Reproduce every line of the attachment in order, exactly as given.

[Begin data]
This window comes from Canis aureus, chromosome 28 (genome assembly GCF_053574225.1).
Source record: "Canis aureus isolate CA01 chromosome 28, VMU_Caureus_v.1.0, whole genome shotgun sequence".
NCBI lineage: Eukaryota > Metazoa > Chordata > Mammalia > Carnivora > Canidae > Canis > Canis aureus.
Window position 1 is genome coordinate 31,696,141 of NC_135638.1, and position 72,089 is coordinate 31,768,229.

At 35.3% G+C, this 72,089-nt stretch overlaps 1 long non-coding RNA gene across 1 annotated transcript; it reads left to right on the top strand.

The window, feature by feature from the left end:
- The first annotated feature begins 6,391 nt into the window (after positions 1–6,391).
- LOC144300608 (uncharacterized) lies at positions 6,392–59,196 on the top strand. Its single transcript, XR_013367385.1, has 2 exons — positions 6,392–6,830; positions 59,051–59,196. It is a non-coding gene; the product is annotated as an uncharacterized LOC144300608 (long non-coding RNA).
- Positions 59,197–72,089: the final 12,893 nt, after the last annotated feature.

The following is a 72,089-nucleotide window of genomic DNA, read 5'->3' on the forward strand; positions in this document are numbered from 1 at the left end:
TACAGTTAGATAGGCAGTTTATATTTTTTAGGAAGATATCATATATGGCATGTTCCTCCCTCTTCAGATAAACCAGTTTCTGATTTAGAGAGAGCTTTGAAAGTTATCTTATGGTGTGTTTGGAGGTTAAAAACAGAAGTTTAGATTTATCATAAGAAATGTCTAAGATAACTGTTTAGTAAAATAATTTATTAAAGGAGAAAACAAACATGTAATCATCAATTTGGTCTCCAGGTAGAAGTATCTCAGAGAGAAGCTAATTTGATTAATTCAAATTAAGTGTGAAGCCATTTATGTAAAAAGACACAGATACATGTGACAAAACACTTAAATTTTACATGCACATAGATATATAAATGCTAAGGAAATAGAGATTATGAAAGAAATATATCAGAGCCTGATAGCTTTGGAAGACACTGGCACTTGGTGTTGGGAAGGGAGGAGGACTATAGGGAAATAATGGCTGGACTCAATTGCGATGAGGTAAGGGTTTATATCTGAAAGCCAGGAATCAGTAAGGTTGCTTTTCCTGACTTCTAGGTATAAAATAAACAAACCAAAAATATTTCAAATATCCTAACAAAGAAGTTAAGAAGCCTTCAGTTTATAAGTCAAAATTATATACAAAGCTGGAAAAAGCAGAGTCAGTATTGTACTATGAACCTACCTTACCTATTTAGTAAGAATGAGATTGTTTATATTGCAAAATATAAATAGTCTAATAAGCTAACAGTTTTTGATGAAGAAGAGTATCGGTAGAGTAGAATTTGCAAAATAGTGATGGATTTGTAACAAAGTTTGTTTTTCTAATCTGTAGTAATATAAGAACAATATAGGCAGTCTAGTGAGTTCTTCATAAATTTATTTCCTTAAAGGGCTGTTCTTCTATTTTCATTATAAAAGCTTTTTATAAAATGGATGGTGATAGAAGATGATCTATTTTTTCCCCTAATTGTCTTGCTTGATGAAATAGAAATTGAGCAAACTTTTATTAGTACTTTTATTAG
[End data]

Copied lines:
This window comes from Canis aureus, chromosome 28 (genome assembly GCF_053574225.1).
Source record: "Canis aureus isolate CA01 chromosome 28, VMU_Caureus_v.1.0, whole genome shotgun sequence".
NCBI lineage: Eukaryota > Metazoa > Chordata > Mammalia > Carnivora > Canidae > Canis > Canis aureus.
Window position 1 is genome coordinate 31,696,141 of NC_135638.1, and position 72,089 is coordinate 31,768,229.

At 35.3% G+C, this 72,089-nt stretch overlaps 1 long non-coding RNA gene across 1 annotated transcript; it reads left to right on the top strand.

The window, feature by feature from the left end:
- The first annotated feature begins 6,391 nt into the window (after positions 1–6,391).
- LOC144300608 (uncharacterized) lies at positions 6,392–59,196 on the top strand. Its single transcript, XR_013367385.1, has 2 exons — positions 6,392–6,830; positions 59,051–59,196. It is a non-coding gene; the product is annotated as an uncharacterized LOC144300608 (long non-coding RNA).
- Positions 59,197–72,089: the final 12,893 nt, after the last annotated feature.

The following is a 72,089-nucleotide window of genomic DNA, read 5'->3' on the forward strand; positions in this document are numbered from 1 at the left end:
TACAGTTAGATAGGCAGTTTATATTTTTTAGGAAGATATCATATATGGCATGTTCCTCCCTCTTCAGATAAACCAGTTTCTGATTTAGAGAGAGCTTTGAAAGTTATCTTATGGTGTGTTTGGAGGTTAAAAACAGAAGTTTAGATTTATCATAAGAAATGTCTAAGATAACTGTTTAGTAAAATAATTTATTAAAGGAGAAAACAAACATGTAATCATCAATTTGGTCTCCAGGTAGAAGTATCTCAGAGAGAAGCTAATTTGATTAATTCAAATTAAGTGTGAAGCCATTTATGTAAAAAGACACAGATACATGTGACAAAACACTTAAATTTTACATGCACATAGATATATAAATGCTAAGGAAATAGAGATTATGAAAGAAATATATCAGAGCCTGATAGCTTTGGAAGACACTGGCACTTGGTGTTGGGAAGGGAGGAGGACTATAGGGAAATAATGGCTGGACTCAATTGCGATGAGGTAAGGGTTTATATCTGAAAGCCAGGAATCAGTAAGGTTGCTTTTCCTGACTTCTAGGTATAAAATAAACAAACCAAAAATATTTCAAATATCCTAACAAAGAAGTTAAGAAGCCTTCAGTTTATAAGTCAAAATTATATACAAAGCTGGAAAAAGCAGAGTCAGTATTGTACTATGAACCTACCTTACCTATTTAGTAAGAATGAGATTGTTTATATTGCAAAATATAAATAGTCTAATAAGCTAACAGTTTTTGATGAAGAAGAGTATCGGTAGAGTAGAATTTGCAAAATAGTGATGGATTTGTAACAAAGTTTGTTTTTCTAATCTGTAGTAATATAAGAACAATATAGGCAGTCTAGTGAGTTCTTCATAAATTTATTTCCTTAAAGGGCTGTTCTTCTATTTTCATTATAAAAGCTTTTTATAAAATGGATGGTGATAGAAGATGATCTATTTTTTCCCCTAATTGTCTTGCTTGATGAAATAGAAATTGAGCAAACTTTTATTAGTACTTTTATTAG